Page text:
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close this bookScience and Technology in the Transformation of the World (UNU, 1982, 496 p.)
close this folderSession V: From intellectual dependence to creativity
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Science and technology are not the products of modern societies alone. Science and technology in Europe have been influenced and based upon the heritage of other civilizations. Although distinctively modern science has arisen in Europe since the sixteenth century, the birth of modern science owed much to the preceding achievements of Greek, Indian, Chinese, and Islamic/Arabic science. For example, in the first fifteen centuries of our era, a large number of mechanical and other innovations were transmitted from China to Europe, and these were large factors not only in revolutionizing medieval Europe, but also in the constitution of modern science itself. The same can be said of the transmission of techniques and the exact sciences from the Arabic world to the Latin West through commercial and cultural contact and through the movement of translations into Latin between the ninth and fourteenth century. This point shows that science and technology are not creations of any one civilization alone. Science can flourish because of beneficial social and political conditions. When we consider the birth of modern science we see that it was also linked to the particular social evolution that took place in the West.

Science and technology continued to expand and flourish in the West, whereas they developed at a much slower rate in the civilizations of the East. Science and technology as developed in Europe consequently were employed as means for domination and suppression, which tended to hinder similar developments within the other regions of the world.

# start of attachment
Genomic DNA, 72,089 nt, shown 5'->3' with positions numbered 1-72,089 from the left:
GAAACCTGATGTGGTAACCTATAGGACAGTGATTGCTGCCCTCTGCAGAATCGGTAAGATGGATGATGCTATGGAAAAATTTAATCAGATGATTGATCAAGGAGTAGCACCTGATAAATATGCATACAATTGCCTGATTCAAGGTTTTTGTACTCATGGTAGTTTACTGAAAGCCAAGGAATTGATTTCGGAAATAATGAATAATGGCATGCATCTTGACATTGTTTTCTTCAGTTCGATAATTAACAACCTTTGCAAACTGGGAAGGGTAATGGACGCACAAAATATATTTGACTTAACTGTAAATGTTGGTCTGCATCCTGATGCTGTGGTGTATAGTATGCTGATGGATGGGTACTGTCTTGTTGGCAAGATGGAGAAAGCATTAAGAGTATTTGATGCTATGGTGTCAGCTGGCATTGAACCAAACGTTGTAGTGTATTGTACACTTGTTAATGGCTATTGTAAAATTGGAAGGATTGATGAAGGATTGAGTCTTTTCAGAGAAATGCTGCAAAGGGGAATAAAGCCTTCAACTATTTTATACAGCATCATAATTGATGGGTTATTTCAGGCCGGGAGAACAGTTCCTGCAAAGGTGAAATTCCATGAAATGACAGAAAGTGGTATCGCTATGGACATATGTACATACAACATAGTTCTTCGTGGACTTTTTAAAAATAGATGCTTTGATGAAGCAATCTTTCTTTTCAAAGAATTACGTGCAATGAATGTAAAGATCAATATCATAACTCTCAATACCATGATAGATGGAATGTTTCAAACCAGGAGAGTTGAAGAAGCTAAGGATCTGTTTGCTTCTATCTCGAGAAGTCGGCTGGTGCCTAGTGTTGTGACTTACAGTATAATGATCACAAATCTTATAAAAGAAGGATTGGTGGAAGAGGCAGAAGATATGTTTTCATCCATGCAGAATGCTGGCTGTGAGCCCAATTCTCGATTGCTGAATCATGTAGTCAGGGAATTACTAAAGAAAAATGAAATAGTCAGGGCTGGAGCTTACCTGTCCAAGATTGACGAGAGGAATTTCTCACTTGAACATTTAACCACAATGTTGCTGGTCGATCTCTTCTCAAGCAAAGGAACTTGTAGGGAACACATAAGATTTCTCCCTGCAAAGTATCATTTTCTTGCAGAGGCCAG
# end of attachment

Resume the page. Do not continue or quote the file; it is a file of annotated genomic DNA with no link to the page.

If favourable conditions can be created for the development of science and technology in any country, whether in the East or in the West, then there will be a flourishing, as can be seen from the Japanese experience. Here we have the example of a "late-coming" Asian country which was underdeveloped in science and technology, yet favourable conditions were created in that country because of the lack of foreign domination, because of the presence of an independent, strong control government, and because of the interaction of endogenous and exogenous factors. The Japanese experience shows that modern technology can be successfully incorporated into local culture, provided that certain prerequisites are met.

It seems beyond doubt that human freedom and national liberty depend on economic independence. Having in mind the role which science and technology play in economic development, attention is much given to the discrepancy in the level of research and education between the "North" and the "South," that is between developed nations leading in science, and the bulk of humanity, still striving in poverty for cultural recognition and freedom from domination. But pleading for more science and technology alone does not seem to affect very much cultural emancipation whose dominant aim is to preserve and revive national roots and culture and so to open the prospective of human civilization as a plurality of national cultures. As was outlined above, science and technology have been throughout their history deeply rooted in the human race, and all attempts to ascribe them to any one nation, or group, as local achievements or characteristics, are false. Whatever the national culture is like, science and technology can fit in, as complements. And though it may seem a paradox, no national culture will survive, unless it makes space within itself for the scientific technological culture.